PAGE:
Rob:
I got one more use case that I’ve, I’ve used at HELOC for one of the first times I ever used a heloc. I built a property out in Joshua Tree, used a HELOC for the majority of it and then it appraised for much higher. I did a 75% cash out on it, paid back the HELOC entirely, got a free house, not free. I still have to pay the mortgage. People in the comments always comment. They’re like, it’s not free, but I got the house basically I got all the money that I paid for the house paid back to me and now I just pay a $900 mortgage on it and cashflow every single month. It’s awesome. So it doesn’t matter if I cashflow a hundred or a thousand dollars a month, I don’t care because it’s an infinite return for me at this point. All because of a heloc.

David:
There you go. That’s how to use a heloc. Get in, get out. Don’t stick around. Alright. At this part of the show, we like to open this up and read comments from previous shows that you, the best audience in the entire world have left for Rob and I. We get these out of the YouTube comments. Occasionally we get ’em out of the BiggerPockets forums or sometimes we get ’em when someone leaves us a review. So if you’re listening to this, make sure you go leave us an honest review. Let us know what you think about the show and make sure you subscribe as well. Our first comment comes out of episode 9 72 in this show. We had a somewhat controversial discussion, Rob and I, and if you’ve been holding your breath, you can now let it out and breathe a sigh of relief. We have a verdict on the does Road Island have an accent debate, thanks to a life to summit. Rob, would you like the honors?

Rob:
Yes. He said one of my best bros is from Ri Rhode Island. Him and his entire family have one of the best and worst accents in the country. It’s like Boston met New York and made an idiot baby. Oh, I feel wrong reading that. This might

David:
Be the funniest comment we’ve ever read. Scene Green, we apologize if you’ve got kids in the room. We should have given you a warning. We use the I word there, but that is hilarious and made even better by Rob adding Boston in New York into the accents into this. I had no idea and frankly that’s because I don’t know anyone from Rhode Island. I forget Rhode Island is in fact one of our states. So if you’re listening to this in Rhode Island, I blame you for the fact that we forgot it was a state. We need more of your comments on YouTube so we can remember that you exist.

Rob:
Oh, can I add, can I add something? I’ve got a list of notable and famous people from Rhode Island. You ready? Cormick McCarthy, HP Lovecraft, Damien Shaza, George, Michael Cohen, Mary, I don’t know any of these people. Do you? That’s what makes exist so funny. Debra messing Harry Anderson. Oh, I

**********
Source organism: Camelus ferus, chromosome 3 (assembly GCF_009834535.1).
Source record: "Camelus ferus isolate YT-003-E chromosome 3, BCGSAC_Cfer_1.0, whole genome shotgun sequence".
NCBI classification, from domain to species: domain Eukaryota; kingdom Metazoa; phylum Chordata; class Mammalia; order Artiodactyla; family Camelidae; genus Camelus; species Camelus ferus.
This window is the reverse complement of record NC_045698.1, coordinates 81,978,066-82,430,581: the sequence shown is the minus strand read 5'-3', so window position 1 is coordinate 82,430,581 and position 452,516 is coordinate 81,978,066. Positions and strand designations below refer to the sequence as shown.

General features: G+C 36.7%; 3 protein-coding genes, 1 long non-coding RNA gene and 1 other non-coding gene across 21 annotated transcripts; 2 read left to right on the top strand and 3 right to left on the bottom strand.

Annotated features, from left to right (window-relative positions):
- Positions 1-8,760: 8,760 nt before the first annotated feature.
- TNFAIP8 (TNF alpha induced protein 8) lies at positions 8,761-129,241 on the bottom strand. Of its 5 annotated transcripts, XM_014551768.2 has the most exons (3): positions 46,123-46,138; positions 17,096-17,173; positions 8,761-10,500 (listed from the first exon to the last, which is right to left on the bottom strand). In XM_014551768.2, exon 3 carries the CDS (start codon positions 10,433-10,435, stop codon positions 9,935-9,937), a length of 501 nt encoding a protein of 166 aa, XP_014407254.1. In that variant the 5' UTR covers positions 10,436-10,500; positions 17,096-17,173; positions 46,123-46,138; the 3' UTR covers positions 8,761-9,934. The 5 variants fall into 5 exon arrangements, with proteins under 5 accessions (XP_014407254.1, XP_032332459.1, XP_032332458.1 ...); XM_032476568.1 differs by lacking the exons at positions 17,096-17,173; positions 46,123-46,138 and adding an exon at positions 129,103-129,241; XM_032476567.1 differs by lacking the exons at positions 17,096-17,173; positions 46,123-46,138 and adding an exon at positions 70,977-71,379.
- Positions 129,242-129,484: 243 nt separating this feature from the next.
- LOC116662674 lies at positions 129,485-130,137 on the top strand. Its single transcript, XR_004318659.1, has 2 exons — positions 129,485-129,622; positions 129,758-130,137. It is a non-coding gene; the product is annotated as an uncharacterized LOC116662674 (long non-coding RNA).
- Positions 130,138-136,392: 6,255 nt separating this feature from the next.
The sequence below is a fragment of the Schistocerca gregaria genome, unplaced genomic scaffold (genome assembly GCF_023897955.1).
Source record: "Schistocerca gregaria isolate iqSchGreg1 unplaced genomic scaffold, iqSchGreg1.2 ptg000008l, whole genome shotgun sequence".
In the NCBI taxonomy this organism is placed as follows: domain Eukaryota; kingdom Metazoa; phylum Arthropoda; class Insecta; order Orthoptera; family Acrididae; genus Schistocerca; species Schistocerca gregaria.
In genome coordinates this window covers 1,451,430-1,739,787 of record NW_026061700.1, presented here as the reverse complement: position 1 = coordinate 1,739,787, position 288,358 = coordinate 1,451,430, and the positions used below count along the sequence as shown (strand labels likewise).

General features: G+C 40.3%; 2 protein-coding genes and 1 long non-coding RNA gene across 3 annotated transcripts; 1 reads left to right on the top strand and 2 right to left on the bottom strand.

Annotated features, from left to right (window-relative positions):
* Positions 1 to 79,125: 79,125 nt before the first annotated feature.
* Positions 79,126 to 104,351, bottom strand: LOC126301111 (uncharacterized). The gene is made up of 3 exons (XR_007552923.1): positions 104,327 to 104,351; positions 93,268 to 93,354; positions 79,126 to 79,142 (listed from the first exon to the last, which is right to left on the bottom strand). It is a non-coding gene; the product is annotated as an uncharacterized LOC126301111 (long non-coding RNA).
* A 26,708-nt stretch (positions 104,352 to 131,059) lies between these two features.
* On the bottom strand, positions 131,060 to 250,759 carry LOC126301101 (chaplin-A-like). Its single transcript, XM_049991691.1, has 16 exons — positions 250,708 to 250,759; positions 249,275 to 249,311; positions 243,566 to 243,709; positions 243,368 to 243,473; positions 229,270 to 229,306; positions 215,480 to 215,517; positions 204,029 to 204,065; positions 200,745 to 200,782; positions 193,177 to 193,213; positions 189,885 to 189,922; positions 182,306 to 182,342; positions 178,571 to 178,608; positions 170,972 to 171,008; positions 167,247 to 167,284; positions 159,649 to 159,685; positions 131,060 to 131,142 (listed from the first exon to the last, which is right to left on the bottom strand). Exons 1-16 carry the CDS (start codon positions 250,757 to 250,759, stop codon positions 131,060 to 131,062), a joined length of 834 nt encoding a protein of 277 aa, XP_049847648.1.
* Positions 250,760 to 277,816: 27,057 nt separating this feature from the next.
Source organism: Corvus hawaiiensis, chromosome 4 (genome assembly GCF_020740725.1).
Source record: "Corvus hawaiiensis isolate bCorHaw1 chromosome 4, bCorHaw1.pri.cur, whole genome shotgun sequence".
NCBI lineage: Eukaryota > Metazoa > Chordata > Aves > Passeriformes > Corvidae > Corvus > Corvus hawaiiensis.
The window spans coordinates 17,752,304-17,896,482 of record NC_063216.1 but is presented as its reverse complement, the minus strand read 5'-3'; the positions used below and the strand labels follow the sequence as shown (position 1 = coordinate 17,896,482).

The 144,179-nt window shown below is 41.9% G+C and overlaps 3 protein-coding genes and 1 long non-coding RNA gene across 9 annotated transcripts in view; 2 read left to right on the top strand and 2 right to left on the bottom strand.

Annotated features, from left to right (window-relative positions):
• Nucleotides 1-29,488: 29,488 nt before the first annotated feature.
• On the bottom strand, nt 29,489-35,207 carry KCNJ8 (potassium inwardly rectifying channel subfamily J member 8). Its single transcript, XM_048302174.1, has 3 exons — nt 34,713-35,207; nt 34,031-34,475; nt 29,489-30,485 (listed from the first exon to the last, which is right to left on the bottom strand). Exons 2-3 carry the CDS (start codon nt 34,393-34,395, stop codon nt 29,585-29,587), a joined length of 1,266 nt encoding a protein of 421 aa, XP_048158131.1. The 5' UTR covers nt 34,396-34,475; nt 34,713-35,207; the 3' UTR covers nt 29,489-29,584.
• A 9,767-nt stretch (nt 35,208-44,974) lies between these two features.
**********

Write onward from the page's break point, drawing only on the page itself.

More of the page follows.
David:
Know her. Yeah, she was on the show. Is that with Ray Romano, right?

Rob:
No, Harry Anderson is a man. Everybody

David:
Loves Raymond. No. Debra Messing.

Rob:
Oh yes. Oh, Viola Davis. We got one. We got a live one. Who’s

David:
Viola Davis?

Rob:
Oh my God. Let’s move on.

David:
Alright, somebody out there. Rhode Island needs you to become famous, successful and powerful so we can improve this list.

Rob:
Oh, Polly D.

David:
Who’s Polly D? Is that a celebrity?

Rob:
He’s from Jersey Shore, which is funny.

David:
I was an MTV person or something.

Rob:
Yeah. Alright, carry on.

David:
Right after this quick break, we have a question about inheriting property and some advice from longtime contractors for investors. You definitely don’t want to miss that. How often do you hear a contractor telling an investor how they could be better? We’ll be right back after this quick break and while we’re away, make sure that you follow this show wherever you get your podcasts. All right. Getting right into it. Our next question comes from Dennis Gaman. Not a question but more advice and Dennis asks us to comment on what we think of it. I’m a real estate investor with five properties worth about $4 million that are all paid for. I have a mix of residential, commercial and storage space. I also own a remodeling contracting business, so you are a busy bee. Mr. Dennis, I frequently listen to and enjoy the BiggerPockets Real Estate podcast. I just finished listening to show 9 78 how to build your real estate investing team, agents, contractors, and lenders. Second pop quiz. Rob, what book did I write that talks about how to build your team bur